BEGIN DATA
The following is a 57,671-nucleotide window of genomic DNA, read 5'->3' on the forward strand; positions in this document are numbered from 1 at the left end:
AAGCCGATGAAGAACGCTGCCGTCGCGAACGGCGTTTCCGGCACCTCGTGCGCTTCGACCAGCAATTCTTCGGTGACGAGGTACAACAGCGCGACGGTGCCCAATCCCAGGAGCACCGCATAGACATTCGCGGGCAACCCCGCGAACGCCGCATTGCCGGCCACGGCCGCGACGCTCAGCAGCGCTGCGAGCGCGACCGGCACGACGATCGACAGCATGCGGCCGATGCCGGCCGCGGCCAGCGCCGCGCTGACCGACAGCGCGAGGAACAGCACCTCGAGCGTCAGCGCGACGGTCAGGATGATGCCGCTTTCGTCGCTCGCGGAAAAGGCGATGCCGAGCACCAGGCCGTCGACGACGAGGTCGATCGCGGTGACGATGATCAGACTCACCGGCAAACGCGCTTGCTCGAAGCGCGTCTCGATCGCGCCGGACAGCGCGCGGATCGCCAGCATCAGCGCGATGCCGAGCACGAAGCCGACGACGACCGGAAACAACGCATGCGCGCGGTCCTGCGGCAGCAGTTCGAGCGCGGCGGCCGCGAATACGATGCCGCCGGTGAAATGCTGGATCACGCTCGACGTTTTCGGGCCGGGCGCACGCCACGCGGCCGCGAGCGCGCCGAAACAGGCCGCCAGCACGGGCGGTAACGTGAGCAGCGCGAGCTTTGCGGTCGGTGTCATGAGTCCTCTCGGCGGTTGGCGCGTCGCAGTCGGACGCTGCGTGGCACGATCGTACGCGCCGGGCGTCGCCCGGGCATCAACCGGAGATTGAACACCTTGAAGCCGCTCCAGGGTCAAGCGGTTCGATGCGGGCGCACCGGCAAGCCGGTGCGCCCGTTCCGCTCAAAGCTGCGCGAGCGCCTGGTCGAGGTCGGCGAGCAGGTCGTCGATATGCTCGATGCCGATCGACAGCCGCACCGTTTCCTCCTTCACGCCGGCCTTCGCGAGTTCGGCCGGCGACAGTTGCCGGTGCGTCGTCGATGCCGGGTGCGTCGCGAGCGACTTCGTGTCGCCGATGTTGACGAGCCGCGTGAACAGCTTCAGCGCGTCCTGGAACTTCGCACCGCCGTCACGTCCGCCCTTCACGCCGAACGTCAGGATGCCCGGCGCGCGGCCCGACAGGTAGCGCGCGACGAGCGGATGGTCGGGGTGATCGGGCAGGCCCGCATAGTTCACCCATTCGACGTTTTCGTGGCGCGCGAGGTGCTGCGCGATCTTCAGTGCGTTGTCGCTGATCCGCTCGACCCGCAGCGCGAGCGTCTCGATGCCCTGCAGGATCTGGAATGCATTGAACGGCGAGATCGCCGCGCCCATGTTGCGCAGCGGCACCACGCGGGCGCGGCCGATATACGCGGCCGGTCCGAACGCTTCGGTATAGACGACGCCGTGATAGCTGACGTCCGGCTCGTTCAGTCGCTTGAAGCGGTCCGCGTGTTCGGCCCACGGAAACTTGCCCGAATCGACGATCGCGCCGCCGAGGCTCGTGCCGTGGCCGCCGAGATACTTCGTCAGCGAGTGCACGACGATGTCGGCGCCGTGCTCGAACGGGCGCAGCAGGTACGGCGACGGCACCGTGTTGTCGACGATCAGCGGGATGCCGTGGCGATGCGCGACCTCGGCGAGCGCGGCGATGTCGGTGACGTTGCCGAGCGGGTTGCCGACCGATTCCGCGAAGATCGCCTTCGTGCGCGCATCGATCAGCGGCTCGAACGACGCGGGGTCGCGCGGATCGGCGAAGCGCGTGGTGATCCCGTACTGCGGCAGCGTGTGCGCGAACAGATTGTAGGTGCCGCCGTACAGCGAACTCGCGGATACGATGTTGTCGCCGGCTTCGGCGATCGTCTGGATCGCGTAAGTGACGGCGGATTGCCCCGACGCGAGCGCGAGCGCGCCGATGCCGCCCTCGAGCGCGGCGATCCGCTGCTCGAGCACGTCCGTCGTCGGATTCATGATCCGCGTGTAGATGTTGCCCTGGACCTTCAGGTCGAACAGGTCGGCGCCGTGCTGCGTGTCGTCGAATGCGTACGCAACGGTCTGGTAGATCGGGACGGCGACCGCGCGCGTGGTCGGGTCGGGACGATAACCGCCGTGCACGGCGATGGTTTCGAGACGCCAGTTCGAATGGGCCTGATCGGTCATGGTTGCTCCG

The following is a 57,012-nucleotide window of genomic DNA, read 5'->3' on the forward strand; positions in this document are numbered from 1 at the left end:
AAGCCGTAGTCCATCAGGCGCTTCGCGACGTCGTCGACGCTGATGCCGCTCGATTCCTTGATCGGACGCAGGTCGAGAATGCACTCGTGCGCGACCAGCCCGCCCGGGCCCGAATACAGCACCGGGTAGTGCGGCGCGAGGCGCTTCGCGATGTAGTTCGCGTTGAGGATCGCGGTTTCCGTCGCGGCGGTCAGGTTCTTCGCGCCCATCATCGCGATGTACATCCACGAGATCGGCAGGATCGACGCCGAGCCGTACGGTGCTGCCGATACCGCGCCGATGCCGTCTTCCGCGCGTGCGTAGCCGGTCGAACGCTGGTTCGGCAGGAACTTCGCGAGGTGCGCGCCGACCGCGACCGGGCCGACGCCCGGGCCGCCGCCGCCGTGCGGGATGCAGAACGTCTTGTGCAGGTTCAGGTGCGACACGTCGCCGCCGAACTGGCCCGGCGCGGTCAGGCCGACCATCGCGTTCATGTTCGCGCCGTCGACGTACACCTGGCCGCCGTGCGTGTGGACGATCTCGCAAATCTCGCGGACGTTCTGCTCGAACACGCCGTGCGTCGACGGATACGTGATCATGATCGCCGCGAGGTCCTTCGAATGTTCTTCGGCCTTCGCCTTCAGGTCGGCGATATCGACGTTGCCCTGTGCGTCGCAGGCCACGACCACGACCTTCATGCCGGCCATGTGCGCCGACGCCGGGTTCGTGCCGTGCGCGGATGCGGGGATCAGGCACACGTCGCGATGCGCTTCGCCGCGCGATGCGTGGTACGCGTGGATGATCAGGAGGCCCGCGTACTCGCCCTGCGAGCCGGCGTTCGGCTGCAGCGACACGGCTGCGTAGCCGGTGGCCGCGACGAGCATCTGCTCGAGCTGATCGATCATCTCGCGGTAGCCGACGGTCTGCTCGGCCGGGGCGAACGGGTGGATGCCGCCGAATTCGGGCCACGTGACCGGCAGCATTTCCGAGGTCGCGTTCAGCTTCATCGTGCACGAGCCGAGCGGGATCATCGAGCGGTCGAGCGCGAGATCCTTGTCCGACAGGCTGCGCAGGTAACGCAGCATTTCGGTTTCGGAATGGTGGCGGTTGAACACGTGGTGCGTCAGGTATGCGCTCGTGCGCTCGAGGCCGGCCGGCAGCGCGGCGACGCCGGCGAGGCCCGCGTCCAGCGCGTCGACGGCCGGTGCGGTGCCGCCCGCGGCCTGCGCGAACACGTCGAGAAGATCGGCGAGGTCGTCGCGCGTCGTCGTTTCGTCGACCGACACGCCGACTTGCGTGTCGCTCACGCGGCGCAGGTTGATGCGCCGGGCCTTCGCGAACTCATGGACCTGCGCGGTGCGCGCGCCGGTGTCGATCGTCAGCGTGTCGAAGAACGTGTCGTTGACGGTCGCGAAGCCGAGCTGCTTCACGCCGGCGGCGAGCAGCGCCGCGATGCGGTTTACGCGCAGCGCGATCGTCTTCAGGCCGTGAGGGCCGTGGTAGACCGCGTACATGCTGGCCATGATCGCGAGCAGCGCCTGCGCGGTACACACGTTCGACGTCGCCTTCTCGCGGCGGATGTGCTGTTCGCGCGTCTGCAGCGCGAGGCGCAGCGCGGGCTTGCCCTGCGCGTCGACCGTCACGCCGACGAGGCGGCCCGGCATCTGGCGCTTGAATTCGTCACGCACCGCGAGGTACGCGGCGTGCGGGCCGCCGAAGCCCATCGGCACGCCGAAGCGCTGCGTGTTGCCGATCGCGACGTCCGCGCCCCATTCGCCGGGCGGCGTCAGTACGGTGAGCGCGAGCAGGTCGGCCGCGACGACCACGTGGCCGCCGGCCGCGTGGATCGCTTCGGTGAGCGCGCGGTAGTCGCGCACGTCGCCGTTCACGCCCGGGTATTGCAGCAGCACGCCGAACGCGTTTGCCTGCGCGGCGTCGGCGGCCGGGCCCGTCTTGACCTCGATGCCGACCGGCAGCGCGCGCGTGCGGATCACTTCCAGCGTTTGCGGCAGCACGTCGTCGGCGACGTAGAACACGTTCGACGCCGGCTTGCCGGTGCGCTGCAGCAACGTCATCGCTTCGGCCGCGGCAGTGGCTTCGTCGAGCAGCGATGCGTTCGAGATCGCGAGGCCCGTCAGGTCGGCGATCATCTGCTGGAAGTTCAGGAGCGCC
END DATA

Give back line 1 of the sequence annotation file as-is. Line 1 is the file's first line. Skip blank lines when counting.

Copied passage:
The following is a 57,671-nucleotide window of genomic DNA, read 5'->3' on the forward strand; positions in this document are numbered from 1 at the left end: